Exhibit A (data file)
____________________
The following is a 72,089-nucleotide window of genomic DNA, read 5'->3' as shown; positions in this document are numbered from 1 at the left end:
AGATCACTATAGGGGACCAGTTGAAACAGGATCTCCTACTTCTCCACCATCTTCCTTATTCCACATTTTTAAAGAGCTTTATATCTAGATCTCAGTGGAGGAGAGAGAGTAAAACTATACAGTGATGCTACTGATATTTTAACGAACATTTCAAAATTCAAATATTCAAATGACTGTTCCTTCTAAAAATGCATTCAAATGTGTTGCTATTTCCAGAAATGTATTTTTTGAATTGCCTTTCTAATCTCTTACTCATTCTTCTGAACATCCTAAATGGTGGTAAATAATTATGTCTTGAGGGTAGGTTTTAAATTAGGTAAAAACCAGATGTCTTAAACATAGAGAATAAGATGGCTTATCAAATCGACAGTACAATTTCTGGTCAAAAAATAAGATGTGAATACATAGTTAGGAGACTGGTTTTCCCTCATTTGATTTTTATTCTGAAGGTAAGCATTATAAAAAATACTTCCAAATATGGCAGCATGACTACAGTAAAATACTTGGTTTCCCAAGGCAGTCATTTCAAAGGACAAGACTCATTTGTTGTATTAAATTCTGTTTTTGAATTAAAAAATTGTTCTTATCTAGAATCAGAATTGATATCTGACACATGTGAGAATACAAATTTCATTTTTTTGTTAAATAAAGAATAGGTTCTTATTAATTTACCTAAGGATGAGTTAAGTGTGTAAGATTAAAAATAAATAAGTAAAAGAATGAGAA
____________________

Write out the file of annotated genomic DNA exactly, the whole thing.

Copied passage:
The following is a 72,089-nucleotide window of genomic DNA, read 5'->3' as shown; positions in this document are numbered from 1 at the left end:
AGATCACTATAGGGGACCAGTTGAAACAGGATCTCCTACTTCTCCACCATCTTCCTTATTCCACATTTTTAAAGAGCTTTATATCTAGATCTCAGTGGAGGAGAGAGAGTAAAACTATACAGTGATGCTACTGATATTTTAACGAACATTTCAAAATTCAAATATTCAAATGACTGTTCCTTCTAAAAATGCATTCAAATGTGTTGCTATTTCCAGAAATGTATTTTTTGAATTGCCTTTCTAATCTCTTACTCATTCTTCTGAACATCCTAAATGGTGGTAAATAATTATGTCTTGAGGGTAGGTTTTAAATTAGGTAAAAACCAGATGTCTTAAACATAGAGAATAAGATGGCTTATCAAATCGACAGTACAATTTCTGGTCAAAAAATAAGATGTGAATACATAGTTAGGAGACTGGTTTTCCCTCATTTGATTTTTATTCTGAAGGTAAGCATTATAAAAAATACTTCCAAATATGGCAGCATGACTACAGTAAAATACTTGGTTTCCCAAGGCAGTCATTTCAAAGGACAAGACTCATTTGTTGTATTAAATTCTGTTTTTGAATTAAAAAATTGTTCTTATCTAGAATCAGAATTGATATCTGACACATGTGAGAATACAAATTTCATTTTTTTGTTAAATAAAGAATAGGTTCTTATTAATTTACCTAAGGATGAGTTAAGTGTGTAAGATTAAAAATAAATAAGTAAAAGAATGAGAA